Stroke is a leading cause of morbidity in the United States but identification of treatment strategies to improve outcome is limited by the incomplete understanding of the mechanisms of recovery. Motor cortex (M1) reorganization plays a major-role in the recovery of motor deficits post-stroke; hence the importance for further development of rehabilitative strategies that utilize this potential for recovery. Non-invasive cortical stimulation can enhance the beneficial effects of motor training on performance and functional plasticity of motor cortex. Among the different approaches used in these studies, Hebbian-type M1 stimulation is particularly intriguing, as it seems to be more effective when compared to random M1 stimulation. There is emerging evidence that motor training or cortical stimulation related improvement of function are associated with increases in the grey matter of targeted brain areas. While there is therefore some evidence supporting structural reorganization in human M1 in response to motor learning and cortical stimulation, the mechanisms underlying these changes and their relationship to functional plasticity are not known. A better understanding of the sequences of events is critical to development of optimal therapeutic interventions to improve recovery following stroke.

In Specific Aim 1, investigators will determine if repeated exposure to training combined with Hebbian-type M1 stimulation enhances functional M1 reorganization in lesioned M1 of stroke patients.

In Specific Aim 2, investigators will determine if repeated exposure to training combined with Hebbian-type M1 stimulation enhances structural cortical reorganization in lesioned M1 of stroke patients and to explore whether these structural changes are related to the training induced functional cortical reorganization.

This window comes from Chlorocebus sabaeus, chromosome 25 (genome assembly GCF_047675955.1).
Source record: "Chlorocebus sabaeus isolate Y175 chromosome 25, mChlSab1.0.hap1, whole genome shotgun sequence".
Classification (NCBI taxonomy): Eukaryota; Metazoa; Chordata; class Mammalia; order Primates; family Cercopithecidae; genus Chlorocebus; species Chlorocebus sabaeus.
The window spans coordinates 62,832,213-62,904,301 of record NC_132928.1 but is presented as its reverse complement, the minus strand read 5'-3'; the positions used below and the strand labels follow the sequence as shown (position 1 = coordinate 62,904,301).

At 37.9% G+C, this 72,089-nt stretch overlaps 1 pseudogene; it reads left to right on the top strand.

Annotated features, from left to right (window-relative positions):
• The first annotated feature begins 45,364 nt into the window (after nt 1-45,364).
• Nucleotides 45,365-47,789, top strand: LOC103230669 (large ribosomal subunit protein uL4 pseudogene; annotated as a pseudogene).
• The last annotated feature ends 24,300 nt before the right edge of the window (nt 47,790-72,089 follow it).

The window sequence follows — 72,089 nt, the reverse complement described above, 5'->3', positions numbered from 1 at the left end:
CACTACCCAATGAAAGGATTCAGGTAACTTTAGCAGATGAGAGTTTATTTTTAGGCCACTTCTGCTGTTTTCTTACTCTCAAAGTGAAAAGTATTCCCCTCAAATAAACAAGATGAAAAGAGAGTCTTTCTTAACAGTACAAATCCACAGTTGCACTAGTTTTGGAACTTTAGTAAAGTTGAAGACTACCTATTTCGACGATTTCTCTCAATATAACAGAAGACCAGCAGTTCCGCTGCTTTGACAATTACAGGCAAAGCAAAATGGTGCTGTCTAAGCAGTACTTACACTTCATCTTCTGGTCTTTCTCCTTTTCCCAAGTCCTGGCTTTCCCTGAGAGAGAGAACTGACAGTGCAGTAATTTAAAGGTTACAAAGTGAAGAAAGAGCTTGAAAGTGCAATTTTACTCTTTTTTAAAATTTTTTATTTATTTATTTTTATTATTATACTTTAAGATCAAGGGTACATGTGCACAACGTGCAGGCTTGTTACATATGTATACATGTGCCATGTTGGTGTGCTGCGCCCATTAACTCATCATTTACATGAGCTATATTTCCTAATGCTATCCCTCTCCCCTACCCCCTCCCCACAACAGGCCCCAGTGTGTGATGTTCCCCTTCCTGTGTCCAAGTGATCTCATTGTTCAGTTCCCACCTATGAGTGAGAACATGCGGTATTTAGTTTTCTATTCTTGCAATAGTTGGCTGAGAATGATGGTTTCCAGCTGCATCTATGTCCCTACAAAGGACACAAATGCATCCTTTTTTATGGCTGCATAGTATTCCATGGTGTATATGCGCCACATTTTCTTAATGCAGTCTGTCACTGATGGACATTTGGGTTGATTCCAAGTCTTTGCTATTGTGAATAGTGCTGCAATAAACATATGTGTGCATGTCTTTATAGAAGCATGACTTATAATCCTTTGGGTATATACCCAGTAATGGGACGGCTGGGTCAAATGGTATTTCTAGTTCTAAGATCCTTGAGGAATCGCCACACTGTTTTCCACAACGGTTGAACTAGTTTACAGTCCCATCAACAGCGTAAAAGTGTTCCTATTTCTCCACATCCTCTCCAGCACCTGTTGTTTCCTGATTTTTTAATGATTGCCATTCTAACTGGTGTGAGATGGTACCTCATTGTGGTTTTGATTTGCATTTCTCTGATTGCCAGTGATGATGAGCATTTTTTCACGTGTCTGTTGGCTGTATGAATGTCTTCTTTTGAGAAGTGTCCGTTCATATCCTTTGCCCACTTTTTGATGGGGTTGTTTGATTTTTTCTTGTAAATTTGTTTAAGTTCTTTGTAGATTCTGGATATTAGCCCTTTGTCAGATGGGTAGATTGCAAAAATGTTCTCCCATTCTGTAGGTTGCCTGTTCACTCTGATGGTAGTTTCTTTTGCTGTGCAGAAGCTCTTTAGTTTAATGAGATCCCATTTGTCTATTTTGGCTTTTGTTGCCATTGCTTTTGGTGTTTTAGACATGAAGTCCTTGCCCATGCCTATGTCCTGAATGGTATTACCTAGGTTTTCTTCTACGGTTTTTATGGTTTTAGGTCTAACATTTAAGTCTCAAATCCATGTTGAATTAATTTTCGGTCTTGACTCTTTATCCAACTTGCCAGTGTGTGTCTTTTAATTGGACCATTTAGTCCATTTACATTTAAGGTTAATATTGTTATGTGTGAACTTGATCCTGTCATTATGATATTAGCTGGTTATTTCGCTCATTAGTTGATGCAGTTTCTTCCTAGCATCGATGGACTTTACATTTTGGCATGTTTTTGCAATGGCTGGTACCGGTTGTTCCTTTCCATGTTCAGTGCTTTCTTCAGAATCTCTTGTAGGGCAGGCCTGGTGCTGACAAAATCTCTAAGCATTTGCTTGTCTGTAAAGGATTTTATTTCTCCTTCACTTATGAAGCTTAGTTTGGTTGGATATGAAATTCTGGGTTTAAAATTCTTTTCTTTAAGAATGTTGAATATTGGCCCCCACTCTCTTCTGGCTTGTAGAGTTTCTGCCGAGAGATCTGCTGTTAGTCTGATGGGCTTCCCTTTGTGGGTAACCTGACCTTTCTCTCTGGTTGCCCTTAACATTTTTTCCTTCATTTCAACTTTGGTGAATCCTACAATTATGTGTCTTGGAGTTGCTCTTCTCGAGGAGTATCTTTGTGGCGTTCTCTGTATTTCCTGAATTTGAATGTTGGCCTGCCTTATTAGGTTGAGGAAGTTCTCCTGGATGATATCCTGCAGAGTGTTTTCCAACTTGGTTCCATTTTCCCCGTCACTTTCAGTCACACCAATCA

The overall goal of this project is to determine the effect of Hebbian- type stimulation on both, functional and structural brain reorganization, thereby obtaining indirect evidence for the neuronal substrate underlying training related improvement and maintenance of motor function in stroke patients. This knowledge may have a substantial positive impact on treatment for stroke patients that may significantly improve recovery and could move the field of neuro-rehabilitation forward.

Interventional
Not Applicable
Allocation: Randomized
Intervention Model: Parallel Assignment
Masking: Double (Participant, Investigator)
Primary Purpose: Treatment
Stroke
  • Device: Repetitive Transcranial Magnetic Stimulation (rTMS)
    Training sessions for 5 days in a row
  • Device: Sham stimulation
    Sham stimulation
  • Experimental: Hebbian-type Stimulation
    Participants will be randomized to receive motor training with Hebbian-type stimulation.
    Intervention: Device: Repetitive Transcranial Magnetic Stimulation (rTMS)
  • Sham Comparator: Sham Stimulation
    Participants will be randomized to receive sham stimulation.
    Intervention: Device: Sham stimulation
Not Provided

*   Includes publications given by the data provider as well as publications identified by ClinicalTrials.gov Identifier (NCT Number) in Medline.
 
Completed
48
50
August 26, 2016
August 26, 2016   (Final data collection date for primary outcome measure)

Inclusion Criteria:

  • Age 18-85
  • Single cerebral ischemic infarction > 6 month affecting the primary motor output system of the hand at a cortical (M1) level as defined by MRI of the brain
  • At the time of cerebral infarct a motor deficit of hand of MRC of <4- of wrist and finger extension/flexion movement
  • Good recovery of hand function as defined by MRC of 4 or 4+ of wrist- and finger extension/flexion movements
  • Ability to perform wrist extension movements
  • No other neurological disorder
  • No intake of CNS active drugs
  • Ability to give informed consent
  • Ability to meet criteria of inclusion experiment
  • No major cognitive impairment
  • No contraindication to TMS or MRI
Sexes Eligible for Study: All
18 Years to 85 Years   (Adult, Senior)
No
Contact information is only displayed when the study is recruiting subjects
United States
 
 
NCT01569607
IRB00052053
R21HD067906-01A1 ( U.S. NIH Grant/Contract )
SRMC21 ( Other Identifier: Other )
No
Not Provided
Not Provided
Cathrin Buetefisch, Emory University
Cathrin Buetefisch
Eunice Kennedy Shriver National Institute of Child Health and Human Development (NICHD)
Principal Investigator: Cathrin Buetefisch, MD, PhD Emory University
Emory University
December 2017

ICMJE     Data element required by the International Committee of Medical Journal Editors and the World Health Organization ICTRP